Soon the lights will be kindled, the latkes will be frying and shopping for the right gifts will send us to malls and Judaica shops throughout the county. Yes, the Chanukah season will be upon us. Now, doesn’t that sound like something from that other holiday this time of year? Well, it didn’t start out that way, but lo and behold, Chanukah has definitely evolved, and what was once a minor holiday has, for many, become the favorite and most anticipated one in the Jewish calendar.
The story of Chanukah goes something like this. Over 2,000 years ago, Jews lived as an autonomous people in the land of Israel, controlled by the Greeks in Syria. For the most part they were free to follow their own faith, maintain their own jobs and engage in trade. But that changed when Antiochus IV Epiphanes became King.
Under his reign, Jews were gradually forced to violate the precepts of their faith. The Jews rebelled, and as a result the Temple was looted, Jews were massacred and Judaism was effectively outlawed. When Antiochus ordered an altar to Zeus be built in the Temple, the Jewish priest Mattathias and his five sons led a rebellion against Antiochus. After two years of war, the Jewish revolt was successful; the Temple was liberated and rededicated. Once Judah Maccabee won the victory for Jewish tradition, he proceeded to institute a new holiday—Chanukah.
But there’s a slightly darker side to the story. Antiochus’ decrees against Jewish practice were actually imposed at the request of a group of Hellenized Jews who resented that Jewish law was the law of the land and wanted to be part of the Greek civilization.
The Maccabees’ mixture of spiritual and military resistance took some ironic turns. Once they triumphed, the Maccabees imposed their rule, expanded the borders of the Jewish state and forcibly converted the people they conquered to Judaism. They also came into conflict with the rabbis who thought political leaders should be descendants of the House of David and that there should be a separation of political power from the priesthood.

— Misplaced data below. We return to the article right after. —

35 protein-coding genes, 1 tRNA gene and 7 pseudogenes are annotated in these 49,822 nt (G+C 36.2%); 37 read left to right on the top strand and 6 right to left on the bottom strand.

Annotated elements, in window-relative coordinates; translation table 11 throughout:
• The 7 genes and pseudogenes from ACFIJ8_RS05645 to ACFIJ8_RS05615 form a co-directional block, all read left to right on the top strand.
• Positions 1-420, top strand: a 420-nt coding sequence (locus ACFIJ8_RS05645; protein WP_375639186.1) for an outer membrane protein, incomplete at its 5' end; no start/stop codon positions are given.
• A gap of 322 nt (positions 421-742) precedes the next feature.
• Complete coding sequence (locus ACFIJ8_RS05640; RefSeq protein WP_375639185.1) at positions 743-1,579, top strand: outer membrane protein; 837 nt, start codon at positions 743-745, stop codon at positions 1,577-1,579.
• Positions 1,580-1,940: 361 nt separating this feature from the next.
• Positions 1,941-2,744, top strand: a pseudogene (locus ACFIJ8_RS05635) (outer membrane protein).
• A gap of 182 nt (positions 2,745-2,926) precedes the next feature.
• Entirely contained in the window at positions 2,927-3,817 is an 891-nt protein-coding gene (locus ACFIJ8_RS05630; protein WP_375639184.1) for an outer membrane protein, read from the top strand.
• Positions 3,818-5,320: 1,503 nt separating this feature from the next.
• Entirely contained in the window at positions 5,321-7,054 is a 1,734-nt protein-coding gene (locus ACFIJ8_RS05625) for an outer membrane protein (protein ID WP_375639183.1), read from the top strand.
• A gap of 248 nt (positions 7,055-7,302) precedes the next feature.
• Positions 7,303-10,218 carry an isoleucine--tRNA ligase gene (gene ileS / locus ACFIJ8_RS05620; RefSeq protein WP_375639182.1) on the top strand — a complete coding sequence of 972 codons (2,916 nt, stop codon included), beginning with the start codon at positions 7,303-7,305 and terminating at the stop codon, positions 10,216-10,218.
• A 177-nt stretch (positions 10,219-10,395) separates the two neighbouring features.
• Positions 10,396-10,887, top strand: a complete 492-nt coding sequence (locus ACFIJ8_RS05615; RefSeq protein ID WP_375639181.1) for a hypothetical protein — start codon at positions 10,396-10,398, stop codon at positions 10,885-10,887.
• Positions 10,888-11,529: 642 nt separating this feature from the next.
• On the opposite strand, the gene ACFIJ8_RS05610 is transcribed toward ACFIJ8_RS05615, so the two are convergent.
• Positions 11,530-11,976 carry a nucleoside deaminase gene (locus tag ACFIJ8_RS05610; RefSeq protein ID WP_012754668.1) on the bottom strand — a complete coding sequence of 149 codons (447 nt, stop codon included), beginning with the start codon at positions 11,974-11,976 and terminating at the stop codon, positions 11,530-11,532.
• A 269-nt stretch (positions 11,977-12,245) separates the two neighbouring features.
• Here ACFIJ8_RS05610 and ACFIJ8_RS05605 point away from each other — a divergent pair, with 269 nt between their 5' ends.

Alas, the Maccabees, who ruled for a century, proved as flawed as any other dynasty. Through their misuse of power and infighting, they ultimately paved the way for Roman rule and a halt to Jewish independence for 1,900 years.
When the rabbis of Talmud had to deal with this new holiday, they were challenged with Jewry’s survival after the loss of Jewish sovereignty and power. It was the time of Roman rule, and so the rabbis created and stressed the divine “miracle of the oil” rather than the military victory and rule of the Maccabees.
Chanukah has continued to evolve and change—especially in America. But until recently, its observance paled next to the High Holy Days, Passover, even Purim.
Lighting Chanukah candles soon became the favorite “mitzvah,” and its ability to be redefined added to its popularity. The Chanukah lesson taught now was the triumph over religious intolerance—a perfect message for liberal America in the age of the Civil Rights movement.
As Jews have become more integrated into American life, Chanukah has embedded itself in our culture. Not to be outdone by the lights of that other holiday, many Jews decorate their homes with strings of electric menorahs, dreidels or Magen Davids. Jews have also extended gift-giving to adults.
Except within some Orthodox communities, Chanukah has been thoroughly transformed into a major festival. While some religious leaders see this as another instance of the Jews’ perilous assimilation, others see a brighter side to it.
Rabbi Alter Tenenbaum of Chabad in Irvine pointed out that Chanukah was always “advertised.” “We were encouraged to put candle lights in the windows to publicize Chanukah,” he said. “So we can take advantage of its growth by making people aware of its message.”
“There is nothing wrong with Jewish children having a significant Jewish holiday when the dominant society is celebrating one of their two major holidays,” said Rabbi Arnold Rachlis of University Synagogue. “However, it is important not to confuse Chanukah with Christmas in Jewish households and to emphasize that part of the Chanukah story whose theme is religious freedom.”
How does a community maintain its identity in relation to the broader culture? How much should outside influences be resisted, and how much embraced?
Perhaps we can look at the recent evolution of Chanukah, not as a capitulation to the forces of Christmas, but as a rekindling of Jewishness amid a multicultural society.
Florence L. Dann, a fourth-year rabbinical student at the Academy for Jewish Religion in L.A., has been a contributing writer to JLife since 2004 and currently teaches English as Second Language to adults.